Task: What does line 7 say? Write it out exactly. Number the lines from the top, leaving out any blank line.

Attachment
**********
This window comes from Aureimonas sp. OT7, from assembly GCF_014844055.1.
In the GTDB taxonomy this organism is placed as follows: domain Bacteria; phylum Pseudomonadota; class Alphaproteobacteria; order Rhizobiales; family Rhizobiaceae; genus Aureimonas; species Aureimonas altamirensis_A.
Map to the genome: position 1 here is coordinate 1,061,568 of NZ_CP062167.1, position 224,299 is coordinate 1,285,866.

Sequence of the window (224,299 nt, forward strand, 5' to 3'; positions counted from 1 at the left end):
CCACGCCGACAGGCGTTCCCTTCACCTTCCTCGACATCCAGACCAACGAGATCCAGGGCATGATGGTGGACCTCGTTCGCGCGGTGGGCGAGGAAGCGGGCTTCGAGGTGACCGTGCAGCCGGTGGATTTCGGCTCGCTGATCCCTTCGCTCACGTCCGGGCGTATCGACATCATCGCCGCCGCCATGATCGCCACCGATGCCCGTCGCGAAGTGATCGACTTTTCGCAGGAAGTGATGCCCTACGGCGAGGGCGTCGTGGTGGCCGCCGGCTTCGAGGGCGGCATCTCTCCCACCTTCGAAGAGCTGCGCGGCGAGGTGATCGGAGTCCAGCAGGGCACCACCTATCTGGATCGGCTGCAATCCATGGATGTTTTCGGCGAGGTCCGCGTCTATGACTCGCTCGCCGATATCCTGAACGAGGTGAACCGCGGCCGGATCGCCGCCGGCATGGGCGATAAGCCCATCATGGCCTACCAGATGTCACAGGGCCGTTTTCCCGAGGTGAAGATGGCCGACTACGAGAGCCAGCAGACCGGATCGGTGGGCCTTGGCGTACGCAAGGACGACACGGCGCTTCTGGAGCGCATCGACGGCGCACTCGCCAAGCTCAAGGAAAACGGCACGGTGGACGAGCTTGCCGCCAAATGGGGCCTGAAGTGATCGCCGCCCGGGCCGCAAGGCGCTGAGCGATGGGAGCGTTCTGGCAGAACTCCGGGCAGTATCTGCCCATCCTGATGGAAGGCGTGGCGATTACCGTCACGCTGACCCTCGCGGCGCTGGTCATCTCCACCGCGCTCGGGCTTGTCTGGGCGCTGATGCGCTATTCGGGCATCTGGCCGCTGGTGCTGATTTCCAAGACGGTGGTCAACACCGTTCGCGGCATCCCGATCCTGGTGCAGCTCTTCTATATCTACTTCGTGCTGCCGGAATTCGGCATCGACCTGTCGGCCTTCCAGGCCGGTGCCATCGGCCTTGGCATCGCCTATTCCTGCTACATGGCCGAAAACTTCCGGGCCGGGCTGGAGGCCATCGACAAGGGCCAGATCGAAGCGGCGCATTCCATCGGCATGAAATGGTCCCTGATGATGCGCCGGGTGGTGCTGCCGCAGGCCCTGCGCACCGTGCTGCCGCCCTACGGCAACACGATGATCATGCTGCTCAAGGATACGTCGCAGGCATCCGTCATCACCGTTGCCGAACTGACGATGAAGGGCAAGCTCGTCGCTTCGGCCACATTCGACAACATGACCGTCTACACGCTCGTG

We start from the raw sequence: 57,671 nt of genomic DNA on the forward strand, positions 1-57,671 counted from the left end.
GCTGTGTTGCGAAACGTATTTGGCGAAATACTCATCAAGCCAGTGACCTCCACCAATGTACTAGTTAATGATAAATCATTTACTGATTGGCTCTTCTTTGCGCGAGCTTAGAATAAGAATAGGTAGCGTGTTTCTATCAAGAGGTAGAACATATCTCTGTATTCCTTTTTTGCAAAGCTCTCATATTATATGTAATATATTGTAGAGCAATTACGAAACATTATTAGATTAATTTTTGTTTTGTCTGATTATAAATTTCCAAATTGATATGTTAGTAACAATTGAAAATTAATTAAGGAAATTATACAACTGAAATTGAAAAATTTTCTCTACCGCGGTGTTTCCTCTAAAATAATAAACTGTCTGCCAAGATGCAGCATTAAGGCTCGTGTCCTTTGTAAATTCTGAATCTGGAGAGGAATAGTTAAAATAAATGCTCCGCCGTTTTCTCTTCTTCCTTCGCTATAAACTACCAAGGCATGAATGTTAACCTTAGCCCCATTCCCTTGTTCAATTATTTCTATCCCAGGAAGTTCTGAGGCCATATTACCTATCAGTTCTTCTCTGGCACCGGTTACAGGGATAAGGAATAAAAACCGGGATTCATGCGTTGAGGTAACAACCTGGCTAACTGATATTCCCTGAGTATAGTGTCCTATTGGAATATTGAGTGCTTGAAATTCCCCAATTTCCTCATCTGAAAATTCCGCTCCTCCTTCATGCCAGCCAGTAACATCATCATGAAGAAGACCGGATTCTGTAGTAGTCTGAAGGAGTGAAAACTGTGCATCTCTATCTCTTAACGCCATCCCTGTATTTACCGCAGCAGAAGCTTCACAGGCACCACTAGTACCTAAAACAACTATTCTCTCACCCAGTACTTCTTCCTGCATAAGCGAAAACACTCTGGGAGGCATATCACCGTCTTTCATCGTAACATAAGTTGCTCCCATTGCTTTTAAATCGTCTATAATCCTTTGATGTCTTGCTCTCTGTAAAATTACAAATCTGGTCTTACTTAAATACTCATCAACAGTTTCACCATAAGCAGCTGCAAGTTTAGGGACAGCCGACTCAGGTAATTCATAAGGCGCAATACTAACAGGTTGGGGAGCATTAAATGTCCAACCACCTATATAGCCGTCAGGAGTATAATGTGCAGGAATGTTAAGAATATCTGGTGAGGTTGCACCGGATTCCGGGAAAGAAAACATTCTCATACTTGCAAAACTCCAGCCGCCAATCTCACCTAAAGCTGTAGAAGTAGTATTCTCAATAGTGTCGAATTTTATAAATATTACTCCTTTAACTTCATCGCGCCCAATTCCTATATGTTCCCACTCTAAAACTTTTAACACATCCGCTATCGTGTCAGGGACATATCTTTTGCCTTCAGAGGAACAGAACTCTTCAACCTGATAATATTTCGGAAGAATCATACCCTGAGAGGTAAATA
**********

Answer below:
GCTGTGTTGCGAAACGTATTTGGCGAAATACTCATCAAGCCAGTGACCTCCACCAATGTACTAGTTAATGATAAATCATTTACTGATTGGCTCTTCTTTGCGCGAGCTTAGAATAAGAATAGGTAGCGTGTTTCTATCAAGAGGTAGAACATATCTCTGTATTCCTTTTTTGCAAAGCTCTCATATTATATGTAATATATTGTAGAGCAATTACGAAACATTATTAGATTAATTTTTGTTTTGTCTGATTATAAATTTCCAAATTGATATGTTAGTAACAATTGAAAATTAATTAAGGAAATTATACAACTGAAATTGAAAAATTTTCTCTACCGCGGTGTTTCCTCTAAAATAATAAACTGTCTGCCAAGATGCAGCATTAAGGCTCGTGTCCTTTGTAAATTCTGAATCTGGAGAGGAATAGTTAAAATAAATGCTCCGCCGTTTTCTCTTCTTCCTTCGCTATAAACTACCAAGGCATGAATGTTAACCTTAGCCCCATTCCCTTGTTCAATTATTTCTATCCCAGGAAGTTCTGAGGCCATATTACCTATCAGTTCTTCTCTGGCACCGGTTACAGGGATAAGGAATAAAAACCGGGATTCATGCGTTGAGGTAACAACCTGGCTAACTGATATTCCCTGAGTATAGTGTCCTATTGGAATATTGAGTGCTTGAAATTCCCCAATTTCCTCATCTGAAAATTCCGCTCCTCCTTCATGCCAGCCAGTAACATCATCATGAAGAAGACCGGATTCTGTAGTAGTCTGAAGGAGTGAAAACTGTGCATCTCTATCTCTTAACGCCATCCCTGTATTTACCGCAGCAGAAGCTTCACAGGCACCACTAGTACCTAAAACAACTATTCTCTCACCCAGTACTTCTTCCTGCATAAGCGAAAACACTCTGGGAGGCATATCACCGTCTTTCATCGTAACATAAGTTGCTCCCATTGCTTTTAAATCGTCTATAATCCTTTGATGTCTTGCTCTCTGTAAAATTACAAATCTGGTCTTACTTAAATACTCATCAACAGTTTCACCATAAGCAGCTGCAAGTTTAGGGACAGCCGACTCAGGTAATTCATAAGGCGCAATACTAACAGGTTGGGGAGCATTAAATGTCCAACCACCTATATAGCCGTCAGGAGTATAATGTGCAGGAATGTTAAGAATATCTGGTGAGGTTGCACCGGATTCCGGGAAAGAAAACATTCTCATACTTGCAAAACTCCAGCCGCCAATCTCACCTAAAGCTGTAGAAGTAGTATTCTCAATAGTGTCGAATTTTATAAATATTACTCCTTTAACTTCATCGCGCCCAATTCCTATATGTTCCCACTCTAAAACTTTTAACACATCCGCTATCGTGTCAGGGACATATCTTTTGCCTTCAGAGGAACAGAACTCTTCAACCTGATAATATTTCGGAAGAATCATACCCTGAGAGGTAAATA